The image is arresting: prosciutto, pink meat lined with creamy fat, spread flat on a circular white plate; on top, thin slices of horned melon, its seeds splayed out like a star; a sprinkle of pepinos, striped fruits shaped like miniature footballs. Small flowers and baby beet leaves bring even more color and delicacy to the array.
The image, and the food arrangement, is the work of Doug Paine, chef of Juniper and of Bleu Northeast Seafood — both at Hotel Vermont in Burlington. For years, he's been developing a style of plating that stands out. It's elegant and intricate without looking contrived or overdone.
Paine worked his way from Mr. Pickwick's in Stowe — where throwaway garnishes consisted of ruffled kale leaves and orange slices — to Michael's on the Hill in Waterbury Center. There, over a decade, Paine played with plating techniques and refined his style. His photos from the end of that period reveal a deft hand with ingredients: a rectangle of rabbit terrine scattered with frilled lovage leaves and the crimson petals of wild bergamot flowers, a slice of pickled tongue with spruce tips and mushroom confit.
- oliver parini
- Pickled smelt, quark and aquavit on Red Hen sprouternickel
Now, Paine crafts entrées, small plates, fun sandwiches and snacks at Juniper — think rabbit-and-foie-gras meat pies with tomato-bacon jam, green pea soup with smoked pork jowl and buttermilk, and deep-fried Scotch eggs wrapped with Merguez sausage. He serves slightly more restrained dishes at the quieter and more refined Bleu. At both restaurants, the dishes Paine sends to the table are beautiful, and his style is so recognizable that his plates could be picked out of a crowd.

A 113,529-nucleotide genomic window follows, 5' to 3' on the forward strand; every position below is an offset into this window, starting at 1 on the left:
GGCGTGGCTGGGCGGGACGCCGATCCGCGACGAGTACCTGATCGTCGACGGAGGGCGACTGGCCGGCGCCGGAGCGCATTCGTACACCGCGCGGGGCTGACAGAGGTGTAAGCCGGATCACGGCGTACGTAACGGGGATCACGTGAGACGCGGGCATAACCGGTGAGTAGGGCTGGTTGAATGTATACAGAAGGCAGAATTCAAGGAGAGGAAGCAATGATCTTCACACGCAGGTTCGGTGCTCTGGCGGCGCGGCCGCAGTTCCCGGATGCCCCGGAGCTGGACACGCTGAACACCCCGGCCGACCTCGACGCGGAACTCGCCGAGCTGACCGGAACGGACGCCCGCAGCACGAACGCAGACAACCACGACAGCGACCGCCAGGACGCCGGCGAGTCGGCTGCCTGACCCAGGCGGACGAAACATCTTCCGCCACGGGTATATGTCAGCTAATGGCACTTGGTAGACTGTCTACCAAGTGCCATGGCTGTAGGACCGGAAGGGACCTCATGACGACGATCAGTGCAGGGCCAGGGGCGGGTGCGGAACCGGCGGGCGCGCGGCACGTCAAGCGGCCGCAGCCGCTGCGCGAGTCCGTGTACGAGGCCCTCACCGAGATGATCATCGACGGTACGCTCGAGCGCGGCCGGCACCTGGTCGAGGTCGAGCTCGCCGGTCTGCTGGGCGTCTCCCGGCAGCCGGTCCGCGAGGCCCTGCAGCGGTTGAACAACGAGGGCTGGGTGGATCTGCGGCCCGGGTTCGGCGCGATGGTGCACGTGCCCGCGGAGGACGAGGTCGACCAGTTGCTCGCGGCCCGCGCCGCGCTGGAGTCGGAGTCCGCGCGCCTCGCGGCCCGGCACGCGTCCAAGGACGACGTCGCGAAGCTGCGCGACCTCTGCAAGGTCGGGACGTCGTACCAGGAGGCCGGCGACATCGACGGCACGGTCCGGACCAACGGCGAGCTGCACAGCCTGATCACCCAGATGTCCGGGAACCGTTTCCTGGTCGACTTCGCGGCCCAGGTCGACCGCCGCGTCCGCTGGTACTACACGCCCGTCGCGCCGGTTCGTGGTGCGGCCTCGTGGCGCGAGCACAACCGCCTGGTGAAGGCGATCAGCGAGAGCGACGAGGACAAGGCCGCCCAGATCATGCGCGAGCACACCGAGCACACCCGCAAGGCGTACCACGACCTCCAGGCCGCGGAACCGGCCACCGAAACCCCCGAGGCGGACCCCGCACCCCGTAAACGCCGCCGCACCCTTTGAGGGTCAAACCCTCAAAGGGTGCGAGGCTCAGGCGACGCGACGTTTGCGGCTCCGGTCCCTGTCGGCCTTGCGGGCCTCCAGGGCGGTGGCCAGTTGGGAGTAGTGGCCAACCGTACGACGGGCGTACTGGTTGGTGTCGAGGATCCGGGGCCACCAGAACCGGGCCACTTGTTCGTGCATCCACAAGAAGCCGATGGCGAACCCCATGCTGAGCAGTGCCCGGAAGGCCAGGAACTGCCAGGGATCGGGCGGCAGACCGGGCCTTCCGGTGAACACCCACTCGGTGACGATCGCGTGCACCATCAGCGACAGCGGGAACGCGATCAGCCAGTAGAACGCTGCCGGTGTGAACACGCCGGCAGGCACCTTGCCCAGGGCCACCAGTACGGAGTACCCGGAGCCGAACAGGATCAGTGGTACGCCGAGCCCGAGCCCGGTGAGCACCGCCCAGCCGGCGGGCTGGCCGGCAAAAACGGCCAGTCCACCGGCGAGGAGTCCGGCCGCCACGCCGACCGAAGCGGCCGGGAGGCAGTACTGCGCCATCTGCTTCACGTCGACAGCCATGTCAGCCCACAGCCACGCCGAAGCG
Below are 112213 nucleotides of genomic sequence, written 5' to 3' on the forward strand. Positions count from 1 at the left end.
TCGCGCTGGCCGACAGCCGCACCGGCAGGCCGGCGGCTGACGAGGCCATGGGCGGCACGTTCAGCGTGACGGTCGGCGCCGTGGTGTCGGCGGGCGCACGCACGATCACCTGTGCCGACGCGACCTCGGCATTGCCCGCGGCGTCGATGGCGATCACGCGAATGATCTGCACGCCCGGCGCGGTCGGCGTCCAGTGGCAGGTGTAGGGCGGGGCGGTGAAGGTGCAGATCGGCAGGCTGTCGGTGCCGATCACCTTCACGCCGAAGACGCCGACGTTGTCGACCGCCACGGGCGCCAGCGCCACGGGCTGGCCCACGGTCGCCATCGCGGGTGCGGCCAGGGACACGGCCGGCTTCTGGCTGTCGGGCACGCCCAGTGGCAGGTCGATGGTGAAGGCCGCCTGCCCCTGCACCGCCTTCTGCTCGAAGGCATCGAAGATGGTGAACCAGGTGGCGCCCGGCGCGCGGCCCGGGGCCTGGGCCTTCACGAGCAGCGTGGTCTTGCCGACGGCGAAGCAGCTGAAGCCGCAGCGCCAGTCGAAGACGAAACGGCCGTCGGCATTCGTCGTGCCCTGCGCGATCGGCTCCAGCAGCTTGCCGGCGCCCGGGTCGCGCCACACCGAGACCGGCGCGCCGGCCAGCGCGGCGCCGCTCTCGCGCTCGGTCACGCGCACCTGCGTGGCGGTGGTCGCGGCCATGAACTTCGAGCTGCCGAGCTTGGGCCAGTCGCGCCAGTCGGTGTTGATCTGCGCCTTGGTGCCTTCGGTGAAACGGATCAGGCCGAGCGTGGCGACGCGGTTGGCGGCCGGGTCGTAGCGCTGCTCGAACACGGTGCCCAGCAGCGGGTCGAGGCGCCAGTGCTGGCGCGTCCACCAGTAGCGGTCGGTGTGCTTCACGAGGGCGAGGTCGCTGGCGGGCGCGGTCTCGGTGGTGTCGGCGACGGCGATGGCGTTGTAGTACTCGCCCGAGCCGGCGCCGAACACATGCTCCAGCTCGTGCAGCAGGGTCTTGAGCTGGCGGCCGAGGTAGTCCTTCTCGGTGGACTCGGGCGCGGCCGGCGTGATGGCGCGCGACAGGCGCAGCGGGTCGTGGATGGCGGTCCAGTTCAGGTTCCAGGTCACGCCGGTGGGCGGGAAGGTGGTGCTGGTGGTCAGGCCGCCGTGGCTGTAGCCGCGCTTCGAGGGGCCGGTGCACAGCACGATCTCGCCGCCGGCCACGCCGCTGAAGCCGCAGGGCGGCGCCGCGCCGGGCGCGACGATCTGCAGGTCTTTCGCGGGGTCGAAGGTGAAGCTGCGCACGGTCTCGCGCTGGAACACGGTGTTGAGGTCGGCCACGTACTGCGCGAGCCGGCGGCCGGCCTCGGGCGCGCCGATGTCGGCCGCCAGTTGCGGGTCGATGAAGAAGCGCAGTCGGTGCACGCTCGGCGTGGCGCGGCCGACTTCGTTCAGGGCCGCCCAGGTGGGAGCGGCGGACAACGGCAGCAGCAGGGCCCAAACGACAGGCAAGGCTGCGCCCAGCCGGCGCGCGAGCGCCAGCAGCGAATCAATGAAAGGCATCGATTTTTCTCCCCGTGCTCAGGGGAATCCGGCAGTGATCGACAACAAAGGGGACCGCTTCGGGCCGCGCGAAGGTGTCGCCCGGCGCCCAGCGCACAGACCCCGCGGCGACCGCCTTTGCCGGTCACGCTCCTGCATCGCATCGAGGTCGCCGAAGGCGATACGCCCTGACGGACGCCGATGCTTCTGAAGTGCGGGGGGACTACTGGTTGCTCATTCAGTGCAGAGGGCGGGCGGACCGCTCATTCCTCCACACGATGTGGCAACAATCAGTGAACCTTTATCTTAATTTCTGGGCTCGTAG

"In the culinary arts, the plating is really the artistic part," Paine says. "Everything else is technique and skill. It's not until you're putting the food on a plate that it becomes an expression of how you feel, and what you want the dish to say."
- oliver parini
- Doug Paine
Like all art forms, plating changes with time. Just as you can discuss modern versus contemporary architecture, you can talk about changes in the way that food is arranged on plates. That's particularly true at restaurants where chefs have the time and the cash flow to do more than ladle courses onto serving vessels.
As public interest in food has grown, and with the rise of celebrity chefs and competitive cooking shows on television, the new culinary stars demonstrated how they could bend ingredients to their will. They turned liquids into solids using a technique called spherification. They used "meat glue" to stick ingredients together in unnatural ways. Those techniques trickled down to more quotidian restaurants, as cooks got excited about replicating what they were seeing on TV.
In the 1990s through the aughts, it was common to pile ingredients into towers in the center of the plate. (God forbid the server disrupt the stack on the way to the table.) Sauces were drizzled from squirt bottles. Powders were tossed around the plates' rims.
And then the pendulum swung. These days, thanks to the influence of restaurants such as Alinea in Chicago, Ill. and Noma in Copenhagen, Denmark, food is frequently plated in a way that looks artfully natural. Some dishes appear as tableaux that you might stumble across on a walk through the woods or along a beach: a scattering of seaweed, a handful of whelks in their shells, broth to represent the sea. Edible flowers and whole herb leaves — rather than ones that have been minced into submission — add color, flavor and style.
"I like a natural way of plating," says Paine. "I don't like zigzags. I don't like dots."
What does he like? Serving food on plates that have a matte finish and perhaps a little texture rather than a glossy sheen — or even on wooden boards. And he appreciates the way that "the plate has become a canvas" in contemporary cuisine.